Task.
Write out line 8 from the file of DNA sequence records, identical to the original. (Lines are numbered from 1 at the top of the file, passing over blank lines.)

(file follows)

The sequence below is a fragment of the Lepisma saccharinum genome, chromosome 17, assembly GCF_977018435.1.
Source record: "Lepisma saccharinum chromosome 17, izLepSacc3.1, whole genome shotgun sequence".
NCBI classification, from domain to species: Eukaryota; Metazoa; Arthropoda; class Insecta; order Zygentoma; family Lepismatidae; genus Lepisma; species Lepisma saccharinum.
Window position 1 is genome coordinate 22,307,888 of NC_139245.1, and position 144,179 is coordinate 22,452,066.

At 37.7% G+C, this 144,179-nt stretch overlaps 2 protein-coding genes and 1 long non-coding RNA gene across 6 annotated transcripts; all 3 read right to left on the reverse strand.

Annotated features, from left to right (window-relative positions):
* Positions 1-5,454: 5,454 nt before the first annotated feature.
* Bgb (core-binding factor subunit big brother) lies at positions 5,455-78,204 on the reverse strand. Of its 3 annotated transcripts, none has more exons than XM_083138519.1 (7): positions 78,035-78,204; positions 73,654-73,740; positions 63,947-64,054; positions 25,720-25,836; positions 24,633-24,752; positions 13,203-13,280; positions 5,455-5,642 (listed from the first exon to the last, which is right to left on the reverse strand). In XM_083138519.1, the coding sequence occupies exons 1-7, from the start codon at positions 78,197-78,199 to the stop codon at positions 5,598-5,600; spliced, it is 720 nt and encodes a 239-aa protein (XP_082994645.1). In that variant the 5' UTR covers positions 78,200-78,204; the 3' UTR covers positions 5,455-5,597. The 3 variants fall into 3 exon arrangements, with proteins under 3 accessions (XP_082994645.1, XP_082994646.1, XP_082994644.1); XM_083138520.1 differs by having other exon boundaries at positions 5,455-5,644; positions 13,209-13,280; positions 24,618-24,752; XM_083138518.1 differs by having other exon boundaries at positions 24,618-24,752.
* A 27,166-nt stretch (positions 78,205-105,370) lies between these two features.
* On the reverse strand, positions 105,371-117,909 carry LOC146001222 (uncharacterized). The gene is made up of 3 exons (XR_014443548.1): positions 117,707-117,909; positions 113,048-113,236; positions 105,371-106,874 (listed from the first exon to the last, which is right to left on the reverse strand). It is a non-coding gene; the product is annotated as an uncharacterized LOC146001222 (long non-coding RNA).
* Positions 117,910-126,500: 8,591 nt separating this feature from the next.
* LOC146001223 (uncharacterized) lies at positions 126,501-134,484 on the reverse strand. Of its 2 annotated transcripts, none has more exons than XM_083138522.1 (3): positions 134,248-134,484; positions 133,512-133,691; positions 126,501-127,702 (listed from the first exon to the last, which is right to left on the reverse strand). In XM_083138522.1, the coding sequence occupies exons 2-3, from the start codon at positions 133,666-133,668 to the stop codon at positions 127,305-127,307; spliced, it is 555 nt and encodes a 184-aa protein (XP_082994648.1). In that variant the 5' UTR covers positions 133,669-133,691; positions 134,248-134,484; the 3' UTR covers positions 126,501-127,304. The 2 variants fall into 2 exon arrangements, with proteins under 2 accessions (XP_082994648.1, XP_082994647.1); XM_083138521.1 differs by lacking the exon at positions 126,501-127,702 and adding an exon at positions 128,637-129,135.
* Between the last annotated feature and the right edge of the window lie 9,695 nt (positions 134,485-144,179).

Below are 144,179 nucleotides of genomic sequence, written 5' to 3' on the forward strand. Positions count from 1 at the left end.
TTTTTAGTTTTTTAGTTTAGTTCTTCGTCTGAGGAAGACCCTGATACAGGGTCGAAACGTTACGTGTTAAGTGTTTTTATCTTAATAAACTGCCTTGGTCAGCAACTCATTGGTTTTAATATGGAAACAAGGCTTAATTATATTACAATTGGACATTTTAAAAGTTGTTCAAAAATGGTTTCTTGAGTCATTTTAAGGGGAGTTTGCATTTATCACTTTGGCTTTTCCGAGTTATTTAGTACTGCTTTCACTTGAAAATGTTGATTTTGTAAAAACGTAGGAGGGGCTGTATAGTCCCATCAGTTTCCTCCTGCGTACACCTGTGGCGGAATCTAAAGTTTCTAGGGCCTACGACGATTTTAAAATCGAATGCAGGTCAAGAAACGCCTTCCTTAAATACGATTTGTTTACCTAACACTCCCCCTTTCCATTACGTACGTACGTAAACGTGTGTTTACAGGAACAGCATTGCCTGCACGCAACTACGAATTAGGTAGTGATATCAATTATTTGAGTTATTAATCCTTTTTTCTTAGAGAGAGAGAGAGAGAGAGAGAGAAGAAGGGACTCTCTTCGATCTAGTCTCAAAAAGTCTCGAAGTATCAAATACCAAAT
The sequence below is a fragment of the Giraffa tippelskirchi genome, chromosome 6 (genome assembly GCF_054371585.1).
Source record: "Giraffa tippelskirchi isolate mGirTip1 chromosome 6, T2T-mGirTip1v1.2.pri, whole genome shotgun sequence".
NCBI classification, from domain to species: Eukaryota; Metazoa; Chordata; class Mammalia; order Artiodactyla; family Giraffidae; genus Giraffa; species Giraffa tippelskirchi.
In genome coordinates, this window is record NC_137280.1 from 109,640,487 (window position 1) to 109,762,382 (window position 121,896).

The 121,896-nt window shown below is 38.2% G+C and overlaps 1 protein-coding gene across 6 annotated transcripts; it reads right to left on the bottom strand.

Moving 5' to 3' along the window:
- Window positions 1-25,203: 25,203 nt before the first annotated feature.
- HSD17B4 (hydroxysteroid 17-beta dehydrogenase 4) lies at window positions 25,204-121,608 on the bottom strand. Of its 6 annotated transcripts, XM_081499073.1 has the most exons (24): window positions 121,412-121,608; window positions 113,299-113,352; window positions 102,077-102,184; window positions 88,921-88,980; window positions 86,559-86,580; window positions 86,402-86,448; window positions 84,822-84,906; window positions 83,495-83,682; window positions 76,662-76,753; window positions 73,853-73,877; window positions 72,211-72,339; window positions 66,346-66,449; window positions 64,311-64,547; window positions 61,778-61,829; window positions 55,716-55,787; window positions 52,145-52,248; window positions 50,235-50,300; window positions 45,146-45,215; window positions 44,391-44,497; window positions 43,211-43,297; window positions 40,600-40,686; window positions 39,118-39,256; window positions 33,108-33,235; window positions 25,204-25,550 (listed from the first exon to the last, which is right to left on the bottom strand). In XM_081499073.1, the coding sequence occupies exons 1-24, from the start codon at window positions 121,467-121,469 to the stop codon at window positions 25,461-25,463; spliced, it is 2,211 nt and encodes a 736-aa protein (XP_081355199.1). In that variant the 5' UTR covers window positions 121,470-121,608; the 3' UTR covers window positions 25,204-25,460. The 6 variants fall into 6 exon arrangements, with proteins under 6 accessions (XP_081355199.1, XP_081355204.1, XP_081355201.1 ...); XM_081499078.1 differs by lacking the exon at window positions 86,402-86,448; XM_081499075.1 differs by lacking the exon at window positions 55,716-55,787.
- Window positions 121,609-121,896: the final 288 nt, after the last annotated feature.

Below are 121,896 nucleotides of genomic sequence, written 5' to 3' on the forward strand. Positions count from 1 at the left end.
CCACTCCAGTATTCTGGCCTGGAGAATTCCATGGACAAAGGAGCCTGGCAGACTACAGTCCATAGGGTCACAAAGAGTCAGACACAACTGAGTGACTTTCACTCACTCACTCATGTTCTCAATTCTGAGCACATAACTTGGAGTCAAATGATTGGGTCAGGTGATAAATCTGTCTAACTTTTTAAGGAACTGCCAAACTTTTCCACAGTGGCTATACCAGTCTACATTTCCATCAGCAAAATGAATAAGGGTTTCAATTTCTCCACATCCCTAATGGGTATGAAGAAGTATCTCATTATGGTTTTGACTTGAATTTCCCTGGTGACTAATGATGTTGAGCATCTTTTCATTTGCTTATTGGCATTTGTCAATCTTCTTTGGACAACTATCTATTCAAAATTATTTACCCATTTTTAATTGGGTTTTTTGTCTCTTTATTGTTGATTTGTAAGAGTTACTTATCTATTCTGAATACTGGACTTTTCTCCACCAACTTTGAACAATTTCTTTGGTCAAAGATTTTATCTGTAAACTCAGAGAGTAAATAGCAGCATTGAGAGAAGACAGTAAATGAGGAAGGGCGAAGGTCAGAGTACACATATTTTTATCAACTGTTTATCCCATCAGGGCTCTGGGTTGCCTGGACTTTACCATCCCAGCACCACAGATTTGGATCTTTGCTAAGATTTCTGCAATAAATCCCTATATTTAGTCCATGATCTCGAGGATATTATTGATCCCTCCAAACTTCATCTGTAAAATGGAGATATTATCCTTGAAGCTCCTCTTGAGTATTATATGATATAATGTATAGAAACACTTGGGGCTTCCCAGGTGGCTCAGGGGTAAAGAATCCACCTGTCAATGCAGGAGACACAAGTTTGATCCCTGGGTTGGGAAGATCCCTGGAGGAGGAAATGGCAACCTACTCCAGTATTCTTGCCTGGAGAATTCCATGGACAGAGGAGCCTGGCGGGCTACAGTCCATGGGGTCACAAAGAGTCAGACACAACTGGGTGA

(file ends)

* Bgb (core-binding factor subunit big brother) lies at positions 5,455-78,204 on the reverse strand. Of its 3 annotated transcripts, none has more exons than XM_083138519.1 (7): positions 78,035-78,204; positions 73,654-73,740; positions 63,947-64,054; positions 25,720-25,836; positions 24,633-24,752; positions 13,203-13,280; positions 5,455-5,642 (listed from the first exon to the last, which is right to left on the reverse strand). In XM_083138519.1, the coding sequence occupies exons 1-7, from the start codon at positions 78,197-78,199 to the stop codon at positions 5,598-5,600; spliced, it is 720 nt and encodes a 239-aa protein (XP_082994645.1). In that variant the 5' UTR covers positions 78,200-78,204; the 3' UTR covers positions 5,455-5,597. The 3 variants fall into 3 exon arrangements, with proteins under 3 accessions (XP_082994645.1, XP_082994646.1, XP_082994644.1); XM_083138520.1 differs by having other exon boundaries at positions 5,455-5,644; positions 13,209-13,280; positions 24,618-24,752; XM_083138518.1 differs by having other exon boundaries at positions 24,618-24,752.